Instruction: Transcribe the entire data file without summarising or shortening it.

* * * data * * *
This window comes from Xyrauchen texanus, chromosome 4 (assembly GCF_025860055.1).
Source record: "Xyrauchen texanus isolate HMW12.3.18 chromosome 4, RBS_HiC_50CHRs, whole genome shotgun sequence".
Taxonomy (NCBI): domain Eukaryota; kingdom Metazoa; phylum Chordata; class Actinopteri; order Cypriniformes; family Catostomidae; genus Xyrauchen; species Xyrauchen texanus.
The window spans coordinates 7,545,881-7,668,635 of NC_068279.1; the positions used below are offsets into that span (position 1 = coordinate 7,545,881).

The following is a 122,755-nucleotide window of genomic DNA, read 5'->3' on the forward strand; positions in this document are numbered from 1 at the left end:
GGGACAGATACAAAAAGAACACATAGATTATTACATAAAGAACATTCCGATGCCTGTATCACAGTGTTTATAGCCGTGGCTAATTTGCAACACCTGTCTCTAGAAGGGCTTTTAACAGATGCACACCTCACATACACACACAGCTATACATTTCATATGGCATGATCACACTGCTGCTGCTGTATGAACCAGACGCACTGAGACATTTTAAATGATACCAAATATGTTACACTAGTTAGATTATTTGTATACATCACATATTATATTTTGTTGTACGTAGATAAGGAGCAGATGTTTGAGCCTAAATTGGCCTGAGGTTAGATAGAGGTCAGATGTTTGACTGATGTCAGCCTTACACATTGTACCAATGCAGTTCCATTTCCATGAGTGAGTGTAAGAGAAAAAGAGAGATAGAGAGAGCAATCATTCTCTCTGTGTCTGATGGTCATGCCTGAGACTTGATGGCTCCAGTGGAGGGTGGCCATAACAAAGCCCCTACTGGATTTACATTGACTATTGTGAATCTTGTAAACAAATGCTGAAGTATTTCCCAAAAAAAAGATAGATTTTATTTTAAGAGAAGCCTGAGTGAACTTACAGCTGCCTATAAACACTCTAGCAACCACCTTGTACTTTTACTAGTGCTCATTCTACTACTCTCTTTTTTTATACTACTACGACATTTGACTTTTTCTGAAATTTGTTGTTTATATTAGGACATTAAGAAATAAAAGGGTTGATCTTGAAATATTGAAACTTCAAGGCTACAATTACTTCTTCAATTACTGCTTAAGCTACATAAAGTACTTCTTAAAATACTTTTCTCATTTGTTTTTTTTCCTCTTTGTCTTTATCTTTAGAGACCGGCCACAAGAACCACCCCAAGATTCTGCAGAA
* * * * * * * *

This window comes from Xyrauchen texanus, chromosome 4 (assembly GCF_025860055.1).
Source record: "Xyrauchen texanus isolate HMW12.3.18 chromosome 4, RBS_HiC_50CHRs, whole genome shotgun sequence".
Taxonomy (NCBI): domain Eukaryota; kingdom Metazoa; phylum Chordata; class Actinopteri; order Cypriniformes; family Catostomidae; genus Xyrauchen; species Xyrauchen texanus.
The window spans coordinates 7,545,881-7,668,635 of NC_068279.1; the positions used below are offsets into that span (position 1 = coordinate 7,545,881).

The following is a 122,755-nucleotide window of genomic DNA, read 5'->3' on the forward strand; positions in this document are numbered from 1 at the left end:
GGGACAGATACAAAAAGAACACATAGATTATTACATAAAGAACATTCCGATGCCTGTATCACAGTGTTTATAGCCGTGGCTAATTTGCAACACCTGTCTCTAGAAGGGCTTTTAACAGATGCACACCTCACATACACACACAGCTATACATTTCATATGGCATGATCACACTGCTGCTGCTGTATGAACCAGACGCACTGAGACATTTTAAATGATACCAAATATGTTACACTAGTTAGATTATTTGTATACATCACATATTATATTTTGTTGTACGTAGATAAGGAGCAGATGTTTGAGCCTAAATTGGCCTGAGGTTAGATAGAGGTCAGATGTTTGACTGATGTCAGCCTTACACATTGTACCAATGCAGTTCCATTTCCATGAGTGAGTGTAAGAGAAAAAGAGAGATAGAGAGAGCAATCATTCTCTCTGTGTCTGATGGTCATGCCTGAGACTTGATGGCTCCAGTGGAGGGTGGCCATAACAAAGCCCCTACTGGATTTACATTGACTATTGTGAATCTTGTAAACAAATGCTGAAGTATTTCCCAAAAAAAAGATAGATTTTATTTTAAGAGAAGCCTGAGTGAACTTACAGCTGCCTATAAACACTCTAGCAACCACCTTGTACTTTTACTAGTGCTCATTCTACTACTCTCTTTTTTTATACTACTACGACATTTGACTTTTTCTGAAATTTGTTGTTTATATTAGGACATTAAGAAATAAAAGGGTTGATCTTGAAATATTGAAACTTCAAGGCTACAATTACTTCTTCAATTACTGCTTAAGCTACATAAAGTACTTCTTAAAATACTTTTCTCATTTGTTTTTTTTCCTCTTTGTCTTTATCTTTAGAGACCGGCCACAAGAACCACCCCAAGATTCTGCAGAA